Ilankai Tamil Sangam

Association of Tamils of Sri Lanka in the USA

Murder of Foreign Minister Spotlights Crisis

by Human Rights Watch, August 16, 2005

Editorial comment -- Although the world has not given the same prominence to the killing of other Tamil political and human rights figures as to that of the foreign minister, it is an improvement that at least these deaths are mentioned, if only in passing.  On many previous occasions during this long conflict, ONLY events in Colombo were given any attention at all. 

We wish that a similar fuss, both domestic and international, had been made over the assassination of Kausalyan, the LTTE Political Wing leader for Batticaloa and Amparai, and Chandra Nehru of the North East Secretariat for Human Rights and a former MP when their car was blown up last February.  At that time the government denied any responsibility, although the killing took place in government-controlled territory not far from military bases and the government would clearly benefit.  The government also has an obligation under the ceasefire to disarm paramilitaries rather than let them operate with the security forces in the NorthEast.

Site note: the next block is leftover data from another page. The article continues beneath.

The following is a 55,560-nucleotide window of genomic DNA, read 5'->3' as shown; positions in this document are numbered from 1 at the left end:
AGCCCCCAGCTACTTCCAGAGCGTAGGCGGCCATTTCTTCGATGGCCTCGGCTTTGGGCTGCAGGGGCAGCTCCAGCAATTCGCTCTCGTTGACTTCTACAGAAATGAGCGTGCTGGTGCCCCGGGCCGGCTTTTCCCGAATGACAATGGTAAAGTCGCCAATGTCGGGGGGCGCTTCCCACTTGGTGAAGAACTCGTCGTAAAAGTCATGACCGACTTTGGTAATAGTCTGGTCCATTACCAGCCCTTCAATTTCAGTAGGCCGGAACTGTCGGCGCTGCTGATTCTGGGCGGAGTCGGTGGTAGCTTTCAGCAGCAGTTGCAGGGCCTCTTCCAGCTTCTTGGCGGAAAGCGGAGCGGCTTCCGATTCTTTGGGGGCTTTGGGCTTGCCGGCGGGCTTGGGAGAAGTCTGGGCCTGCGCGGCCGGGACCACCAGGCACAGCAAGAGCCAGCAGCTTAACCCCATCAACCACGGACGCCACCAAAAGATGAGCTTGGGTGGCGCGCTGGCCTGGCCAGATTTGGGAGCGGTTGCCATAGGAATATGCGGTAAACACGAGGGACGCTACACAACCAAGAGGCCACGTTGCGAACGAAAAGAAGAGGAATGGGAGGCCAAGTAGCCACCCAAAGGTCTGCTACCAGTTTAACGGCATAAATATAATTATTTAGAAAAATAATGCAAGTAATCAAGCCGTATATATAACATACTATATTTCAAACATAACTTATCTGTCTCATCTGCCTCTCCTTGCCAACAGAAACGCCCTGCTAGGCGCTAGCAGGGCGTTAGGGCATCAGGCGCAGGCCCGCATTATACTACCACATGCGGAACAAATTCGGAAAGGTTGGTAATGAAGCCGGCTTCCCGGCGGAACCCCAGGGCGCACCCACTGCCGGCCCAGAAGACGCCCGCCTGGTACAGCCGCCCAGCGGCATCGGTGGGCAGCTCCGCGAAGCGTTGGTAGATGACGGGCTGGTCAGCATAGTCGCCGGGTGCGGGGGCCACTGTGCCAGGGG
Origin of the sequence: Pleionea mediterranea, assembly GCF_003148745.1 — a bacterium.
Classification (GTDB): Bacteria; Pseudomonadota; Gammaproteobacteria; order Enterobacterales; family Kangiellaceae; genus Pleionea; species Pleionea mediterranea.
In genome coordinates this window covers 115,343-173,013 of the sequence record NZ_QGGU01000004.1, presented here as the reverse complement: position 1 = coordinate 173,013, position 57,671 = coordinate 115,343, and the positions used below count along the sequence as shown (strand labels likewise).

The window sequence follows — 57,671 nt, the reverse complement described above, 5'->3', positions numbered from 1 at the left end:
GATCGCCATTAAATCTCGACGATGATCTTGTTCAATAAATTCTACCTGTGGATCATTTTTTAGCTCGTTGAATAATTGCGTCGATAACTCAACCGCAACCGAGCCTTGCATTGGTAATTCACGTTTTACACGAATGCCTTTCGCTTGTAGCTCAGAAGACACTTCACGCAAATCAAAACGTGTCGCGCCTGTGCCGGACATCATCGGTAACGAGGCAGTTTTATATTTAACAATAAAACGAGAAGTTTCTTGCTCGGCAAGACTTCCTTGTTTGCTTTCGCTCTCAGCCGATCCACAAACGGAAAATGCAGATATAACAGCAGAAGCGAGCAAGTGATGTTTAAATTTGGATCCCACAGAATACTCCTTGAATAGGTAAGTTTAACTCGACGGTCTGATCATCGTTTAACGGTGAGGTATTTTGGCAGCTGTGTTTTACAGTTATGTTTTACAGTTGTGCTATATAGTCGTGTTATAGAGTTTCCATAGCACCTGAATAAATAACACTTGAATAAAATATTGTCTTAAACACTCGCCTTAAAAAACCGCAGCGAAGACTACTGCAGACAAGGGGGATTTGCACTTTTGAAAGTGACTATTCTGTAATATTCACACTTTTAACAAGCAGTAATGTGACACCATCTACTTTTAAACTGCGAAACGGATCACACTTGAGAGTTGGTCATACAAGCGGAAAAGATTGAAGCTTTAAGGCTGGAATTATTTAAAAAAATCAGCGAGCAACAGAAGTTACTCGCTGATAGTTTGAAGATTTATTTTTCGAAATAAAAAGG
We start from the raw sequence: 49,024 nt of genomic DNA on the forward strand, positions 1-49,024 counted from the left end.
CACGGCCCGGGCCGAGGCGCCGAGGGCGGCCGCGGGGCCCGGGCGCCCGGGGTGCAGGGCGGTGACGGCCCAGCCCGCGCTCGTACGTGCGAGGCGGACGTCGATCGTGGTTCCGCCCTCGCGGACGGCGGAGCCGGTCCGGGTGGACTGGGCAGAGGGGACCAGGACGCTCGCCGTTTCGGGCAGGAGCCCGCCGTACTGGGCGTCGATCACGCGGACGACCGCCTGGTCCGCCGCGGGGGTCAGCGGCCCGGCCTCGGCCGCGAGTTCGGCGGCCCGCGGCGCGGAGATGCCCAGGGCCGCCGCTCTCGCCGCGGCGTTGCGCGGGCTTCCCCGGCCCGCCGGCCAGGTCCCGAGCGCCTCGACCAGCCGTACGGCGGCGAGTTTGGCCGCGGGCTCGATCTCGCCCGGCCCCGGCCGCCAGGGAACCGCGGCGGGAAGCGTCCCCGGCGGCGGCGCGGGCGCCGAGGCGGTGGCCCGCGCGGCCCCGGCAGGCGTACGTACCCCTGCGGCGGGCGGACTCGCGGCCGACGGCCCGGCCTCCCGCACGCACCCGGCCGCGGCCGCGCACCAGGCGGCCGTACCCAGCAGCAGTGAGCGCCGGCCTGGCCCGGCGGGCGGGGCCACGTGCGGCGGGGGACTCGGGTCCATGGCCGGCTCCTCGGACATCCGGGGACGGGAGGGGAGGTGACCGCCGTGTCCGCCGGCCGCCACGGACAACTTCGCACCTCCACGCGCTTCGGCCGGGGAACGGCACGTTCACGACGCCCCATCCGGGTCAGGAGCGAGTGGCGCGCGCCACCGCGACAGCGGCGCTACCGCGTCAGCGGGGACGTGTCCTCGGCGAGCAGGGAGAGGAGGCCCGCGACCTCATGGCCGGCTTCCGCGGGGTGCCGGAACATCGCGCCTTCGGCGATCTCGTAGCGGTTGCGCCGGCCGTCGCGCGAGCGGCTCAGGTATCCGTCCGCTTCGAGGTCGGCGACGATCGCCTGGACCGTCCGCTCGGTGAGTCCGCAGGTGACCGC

Numerous other killings have taken place of important Tamil figures since February.  Notable among these deaths have been those of D. Sivaram in Colombo in April and a large number of unarmed members of the LTTE's political wing working in government-controlled territory, including Dikkani, Ilampuli and Anushan Kulasingh outside Trincomalee in July, and Ramesh and Sujiventhan in Thirukkovil on August 10.  In all these cases, the government has declared that it is not responsible and the deaths are because of internal rivalries within the Tamil resistance movement, no matter how implausible this explanation is.

We just do not accept that only government ministers are newsworthy. Human Rights Watch, in particular, should be in a good position to follow these assassinations in the East because of their presence there to track child soldiers.

We would also like to point out that the below press release follows the usual pattern, which is to blame the LTTE for reprehensible action, then call on the government to treat the Tamils well.  We see the causation in reverse.  If the Tamils were treated well, there would be no need for a war.  The government's incapacity for good governance is the problem, not any possible misbehavior by Tamils or their resistance movement. 


-- Chandra Nehru (Photo courtesy TamilNet)





Human Rights Watch Press Release

The assassination of Foreign Minister Lakshman Kadirgamar in Colombo on Friday highlights Sri Lanka's spiraling crisis of political killings, Human Rights Watch said today.

Kadirgamar is the latest and most prominent victim of political violence that has continued in Sri Lanka since the 2002 ceasefire between the government and the separatist Liberation Tigers of Tamil Eelam (LTTE).  Since the ceasefire, more than 200 people, mostly Tamils, have been killed for political reasons. Most of the murders have been attributed to the LTTE. The rate of attacks has escalated since April 2005, with credible reports estimating the rate of killings at one a day by June 2005.